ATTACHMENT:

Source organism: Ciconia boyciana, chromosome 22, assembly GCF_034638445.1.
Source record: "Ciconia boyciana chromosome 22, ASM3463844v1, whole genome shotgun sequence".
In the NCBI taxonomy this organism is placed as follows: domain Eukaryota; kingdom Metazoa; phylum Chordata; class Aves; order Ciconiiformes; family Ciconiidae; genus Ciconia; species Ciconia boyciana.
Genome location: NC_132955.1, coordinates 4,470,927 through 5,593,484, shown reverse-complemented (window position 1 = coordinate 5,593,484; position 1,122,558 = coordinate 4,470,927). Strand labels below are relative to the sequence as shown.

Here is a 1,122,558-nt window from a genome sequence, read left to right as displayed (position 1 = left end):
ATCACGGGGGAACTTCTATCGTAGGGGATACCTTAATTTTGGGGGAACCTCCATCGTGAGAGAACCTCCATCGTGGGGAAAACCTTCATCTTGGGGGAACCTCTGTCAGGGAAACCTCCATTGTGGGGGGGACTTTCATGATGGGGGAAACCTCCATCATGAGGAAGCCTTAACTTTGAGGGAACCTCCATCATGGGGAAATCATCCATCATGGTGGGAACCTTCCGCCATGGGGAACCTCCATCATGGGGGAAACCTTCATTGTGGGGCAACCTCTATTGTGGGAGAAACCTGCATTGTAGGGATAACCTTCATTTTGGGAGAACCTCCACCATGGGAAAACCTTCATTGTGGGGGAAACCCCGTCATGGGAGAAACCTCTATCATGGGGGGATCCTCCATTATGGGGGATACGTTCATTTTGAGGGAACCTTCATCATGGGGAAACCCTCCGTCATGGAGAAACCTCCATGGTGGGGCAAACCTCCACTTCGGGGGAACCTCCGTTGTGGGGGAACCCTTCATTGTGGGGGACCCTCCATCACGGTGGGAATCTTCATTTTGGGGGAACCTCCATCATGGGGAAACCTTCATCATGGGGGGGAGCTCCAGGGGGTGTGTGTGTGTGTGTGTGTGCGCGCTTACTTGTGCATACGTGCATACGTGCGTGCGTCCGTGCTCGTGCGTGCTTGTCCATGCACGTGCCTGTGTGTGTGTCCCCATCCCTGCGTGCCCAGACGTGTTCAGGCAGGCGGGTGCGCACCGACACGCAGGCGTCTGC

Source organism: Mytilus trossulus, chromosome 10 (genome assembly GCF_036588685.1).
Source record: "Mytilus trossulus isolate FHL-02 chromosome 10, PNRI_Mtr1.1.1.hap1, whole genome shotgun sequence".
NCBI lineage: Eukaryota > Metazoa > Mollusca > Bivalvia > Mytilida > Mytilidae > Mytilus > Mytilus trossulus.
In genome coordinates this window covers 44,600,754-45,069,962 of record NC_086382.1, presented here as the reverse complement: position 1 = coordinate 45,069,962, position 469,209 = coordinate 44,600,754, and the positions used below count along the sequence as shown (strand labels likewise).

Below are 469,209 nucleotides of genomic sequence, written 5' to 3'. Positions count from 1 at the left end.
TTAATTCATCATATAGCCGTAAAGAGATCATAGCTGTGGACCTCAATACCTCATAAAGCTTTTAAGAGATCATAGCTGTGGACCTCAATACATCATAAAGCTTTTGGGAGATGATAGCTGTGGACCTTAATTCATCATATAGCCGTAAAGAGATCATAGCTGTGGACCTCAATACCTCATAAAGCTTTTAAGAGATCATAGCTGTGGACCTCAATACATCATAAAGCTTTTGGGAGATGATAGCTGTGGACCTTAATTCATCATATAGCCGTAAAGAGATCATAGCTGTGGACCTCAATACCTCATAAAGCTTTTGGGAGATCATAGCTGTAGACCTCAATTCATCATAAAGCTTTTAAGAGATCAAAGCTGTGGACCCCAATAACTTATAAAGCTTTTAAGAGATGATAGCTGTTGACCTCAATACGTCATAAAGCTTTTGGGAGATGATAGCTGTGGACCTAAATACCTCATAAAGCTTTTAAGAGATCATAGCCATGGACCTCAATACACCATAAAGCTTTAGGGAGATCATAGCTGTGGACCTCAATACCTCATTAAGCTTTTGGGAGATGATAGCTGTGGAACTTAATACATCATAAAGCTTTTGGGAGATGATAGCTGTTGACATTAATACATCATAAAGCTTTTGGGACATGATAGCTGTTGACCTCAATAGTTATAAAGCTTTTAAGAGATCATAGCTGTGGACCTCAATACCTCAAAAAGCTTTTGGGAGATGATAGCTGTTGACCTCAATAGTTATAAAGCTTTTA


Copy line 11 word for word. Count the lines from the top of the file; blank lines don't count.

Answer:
Below are 469,209 nucleotides of genomic sequence, written 5' to 3'. Positions count from 1 at the left end.